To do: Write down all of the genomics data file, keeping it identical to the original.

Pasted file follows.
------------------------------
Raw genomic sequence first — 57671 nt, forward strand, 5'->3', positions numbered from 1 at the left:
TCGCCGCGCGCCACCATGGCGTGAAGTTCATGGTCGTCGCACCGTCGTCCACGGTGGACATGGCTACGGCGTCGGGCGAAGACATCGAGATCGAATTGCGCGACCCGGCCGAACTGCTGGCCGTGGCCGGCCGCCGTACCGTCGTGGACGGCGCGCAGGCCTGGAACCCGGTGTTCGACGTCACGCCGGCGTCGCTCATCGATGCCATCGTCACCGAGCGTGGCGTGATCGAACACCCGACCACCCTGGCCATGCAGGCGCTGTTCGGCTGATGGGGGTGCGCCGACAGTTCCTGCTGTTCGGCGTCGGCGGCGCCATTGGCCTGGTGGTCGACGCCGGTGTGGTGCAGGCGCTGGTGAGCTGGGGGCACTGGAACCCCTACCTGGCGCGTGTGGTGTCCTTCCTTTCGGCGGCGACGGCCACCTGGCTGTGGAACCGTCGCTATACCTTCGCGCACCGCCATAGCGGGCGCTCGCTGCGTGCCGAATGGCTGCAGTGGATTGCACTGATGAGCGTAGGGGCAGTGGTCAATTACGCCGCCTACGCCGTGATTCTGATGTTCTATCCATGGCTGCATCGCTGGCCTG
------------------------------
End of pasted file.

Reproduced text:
Raw genomic sequence first — 57671 nt, forward strand, 5'->3', positions numbered from 1 at the left:
TCGCCGCGCGCCACCATGGCGTGAAGTTCATGGTCGTCGCACCGTCGTCCACGGTGGACATGGCTACGGCGTCGGGCGAAGACATCGAGATCGAATTGCGCGACCCGGCCGAACTGCTGGCCGTGGCCGGCCGCCGTACCGTCGTGGACGGCGCGCAGGCCTGGAACCCGGTGTTCGACGTCACGCCGGCGTCGCTCATCGATGCCATCGTCACCGAGCGTGGCGTGATCGAACACCCGACCACCCTGGCCATGCAGGCGCTGTTCGGCTGATGGGGGTGCGCCGACAGTTCCTGCTGTTCGGCGTCGGCGGCGCCATTGGCCTGGTGGTCGACGCCGGTGTGGTGCAGGCGCTGGTGAGCTGGGGGCACTGGAACCCCTACCTGGCGCGTGTGGTGTCCTTCCTTTCGGCGGCGACGGCCACCTGGCTGTGGAACCGTCGCTATACCTTCGCGCACCGCCATAGCGGGCGCTCGCTGCGTGCCGAATGGCTGCAGTGGATTGCACTGATGAGCGTAGGGGCAGTGGTCAATTACGCCGCCTACGCCGTGATTCTGATGTTCTATCCATGGCTGCATCGCTGGCCTG